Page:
Companies will combine to support U.S. National Student/Parent Mock Election
SAN DIEGO October 27, 2004 SimpleNet (http://www.simplenet.com), a premier provider of Web hosting, domain management, email, and data center services, and Everyone Counts (E1C) (http://www.everyonecounts.com), the leading provider of transparent Internet voting systems, today announced a partnership to provide the infrastructure for the upcoming U.S. National Student/Parent Mock Election (http://www.nationalmockelection.org).
On the 28th of October, as many as 5 million students, teachers, and parents will participate in this opportunity to learn about the U.S. elections process and participate in a full-fledged national mock election. Many of them are expected to vote via the Internet, as opposed to a traditional paper ballot. In the last two presidential election years alone, over 10 million students, parents and teachers have participated in the mock election, including those from all 50 states, Washington, D.C., and 14 other countries/territories worldwide.
This years mock election will use a high-volume version of the E1C election system that functions similar to a traditional polling station with multiple-voting being monitored by coordinators at student voting sites. The E1C systems versatility enables electoral staff to set up elections as basic as public polls and as sophisticated as E1C's secure flagship, the Shared Trust Election. E1C has provided successful elections for the United Kingdom Labor Party's National Executive Committee, the first legally binding online election in Australia, Cornell University Student Elections, and the Eastern Washington State Student Elections, to name a few. The E1C System will be hosted in SimpleNets Revolutionary Data Center.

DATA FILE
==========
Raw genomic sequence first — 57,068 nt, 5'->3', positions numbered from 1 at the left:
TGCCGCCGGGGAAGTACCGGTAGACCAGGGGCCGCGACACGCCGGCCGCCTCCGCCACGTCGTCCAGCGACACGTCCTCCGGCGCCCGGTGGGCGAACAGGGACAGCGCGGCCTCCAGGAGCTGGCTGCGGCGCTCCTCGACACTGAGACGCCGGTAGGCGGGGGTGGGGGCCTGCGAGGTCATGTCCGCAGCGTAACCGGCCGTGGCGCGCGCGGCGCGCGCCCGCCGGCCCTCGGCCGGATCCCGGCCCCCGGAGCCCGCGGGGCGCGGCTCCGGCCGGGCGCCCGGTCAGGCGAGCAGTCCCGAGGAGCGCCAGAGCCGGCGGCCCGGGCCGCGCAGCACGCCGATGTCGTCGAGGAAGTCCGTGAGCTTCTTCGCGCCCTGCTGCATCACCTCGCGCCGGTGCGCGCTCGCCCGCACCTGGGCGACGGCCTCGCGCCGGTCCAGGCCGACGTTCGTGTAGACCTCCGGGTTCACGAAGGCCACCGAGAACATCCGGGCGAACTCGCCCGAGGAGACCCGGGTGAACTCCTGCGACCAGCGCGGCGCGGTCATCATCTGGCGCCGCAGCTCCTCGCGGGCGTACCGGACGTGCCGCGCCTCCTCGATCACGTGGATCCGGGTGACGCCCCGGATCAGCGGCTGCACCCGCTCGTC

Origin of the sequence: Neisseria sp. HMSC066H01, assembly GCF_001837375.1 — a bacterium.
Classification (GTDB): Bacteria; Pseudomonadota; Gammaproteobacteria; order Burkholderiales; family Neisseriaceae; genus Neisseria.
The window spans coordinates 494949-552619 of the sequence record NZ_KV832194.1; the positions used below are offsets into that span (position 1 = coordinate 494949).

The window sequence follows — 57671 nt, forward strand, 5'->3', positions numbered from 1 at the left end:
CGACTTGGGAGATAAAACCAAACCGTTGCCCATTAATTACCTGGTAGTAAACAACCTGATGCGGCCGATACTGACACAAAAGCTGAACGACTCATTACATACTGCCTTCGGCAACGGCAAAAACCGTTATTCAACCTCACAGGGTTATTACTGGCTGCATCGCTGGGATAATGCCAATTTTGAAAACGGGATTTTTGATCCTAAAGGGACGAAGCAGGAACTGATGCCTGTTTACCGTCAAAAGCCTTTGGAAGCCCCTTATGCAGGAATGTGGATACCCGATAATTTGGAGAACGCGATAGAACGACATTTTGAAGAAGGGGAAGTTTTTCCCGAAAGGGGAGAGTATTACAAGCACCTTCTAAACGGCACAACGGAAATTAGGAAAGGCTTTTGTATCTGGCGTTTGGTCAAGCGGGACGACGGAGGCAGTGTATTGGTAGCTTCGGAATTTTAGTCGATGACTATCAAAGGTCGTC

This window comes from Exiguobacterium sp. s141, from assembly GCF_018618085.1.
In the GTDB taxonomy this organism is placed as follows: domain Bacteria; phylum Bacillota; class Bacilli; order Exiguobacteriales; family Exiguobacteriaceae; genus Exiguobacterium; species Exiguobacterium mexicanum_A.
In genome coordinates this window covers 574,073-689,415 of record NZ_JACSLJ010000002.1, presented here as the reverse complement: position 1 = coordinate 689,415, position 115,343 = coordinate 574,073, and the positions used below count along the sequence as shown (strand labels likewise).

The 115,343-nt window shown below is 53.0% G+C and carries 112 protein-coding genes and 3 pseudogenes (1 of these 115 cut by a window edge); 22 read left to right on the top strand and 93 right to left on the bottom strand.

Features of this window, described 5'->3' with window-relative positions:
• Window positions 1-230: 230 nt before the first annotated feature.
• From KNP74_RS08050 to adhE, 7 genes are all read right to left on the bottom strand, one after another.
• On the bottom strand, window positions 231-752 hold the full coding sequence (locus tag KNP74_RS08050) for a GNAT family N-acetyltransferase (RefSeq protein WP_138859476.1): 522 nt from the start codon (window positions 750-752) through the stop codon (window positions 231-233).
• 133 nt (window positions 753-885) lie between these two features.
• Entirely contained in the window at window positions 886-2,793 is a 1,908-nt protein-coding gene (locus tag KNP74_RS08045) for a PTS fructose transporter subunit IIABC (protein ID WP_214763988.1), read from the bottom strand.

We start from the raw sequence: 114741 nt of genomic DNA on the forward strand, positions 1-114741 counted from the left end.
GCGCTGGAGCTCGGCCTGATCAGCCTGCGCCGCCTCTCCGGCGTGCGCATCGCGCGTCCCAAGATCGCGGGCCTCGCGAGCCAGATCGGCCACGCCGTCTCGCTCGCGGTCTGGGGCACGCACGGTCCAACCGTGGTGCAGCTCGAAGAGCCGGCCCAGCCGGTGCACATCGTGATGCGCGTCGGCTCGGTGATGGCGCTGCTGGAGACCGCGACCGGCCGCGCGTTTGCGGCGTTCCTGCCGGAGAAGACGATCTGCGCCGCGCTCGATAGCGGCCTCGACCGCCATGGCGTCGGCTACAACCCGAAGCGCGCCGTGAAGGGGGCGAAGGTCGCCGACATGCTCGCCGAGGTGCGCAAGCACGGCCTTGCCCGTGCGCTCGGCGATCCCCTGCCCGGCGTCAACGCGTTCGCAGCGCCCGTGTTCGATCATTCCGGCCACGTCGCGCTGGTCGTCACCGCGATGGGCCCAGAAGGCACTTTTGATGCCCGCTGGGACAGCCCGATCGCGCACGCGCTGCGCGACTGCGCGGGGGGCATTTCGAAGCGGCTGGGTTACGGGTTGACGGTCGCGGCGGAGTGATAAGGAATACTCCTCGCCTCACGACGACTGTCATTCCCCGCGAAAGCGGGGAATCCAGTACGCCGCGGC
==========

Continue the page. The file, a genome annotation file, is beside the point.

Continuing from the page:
The E1C system makes better use of modern technology, such as cryptography and digital signing, which makes it a better answer to todays questions about the integrity of voting systems, states Lori Steele, CEO of E1C. The U.S. Government has been authorized by the Help America Vote Act to spent $3.9 billion in the states to upgrade voting equipment. Some of the states have invested in a touch screen system that is extremely expensive, immediately depreciates, and doesnt have a software system that can be publicly examined. E1C provides a more robust and reliable system for less than a quarter of the price.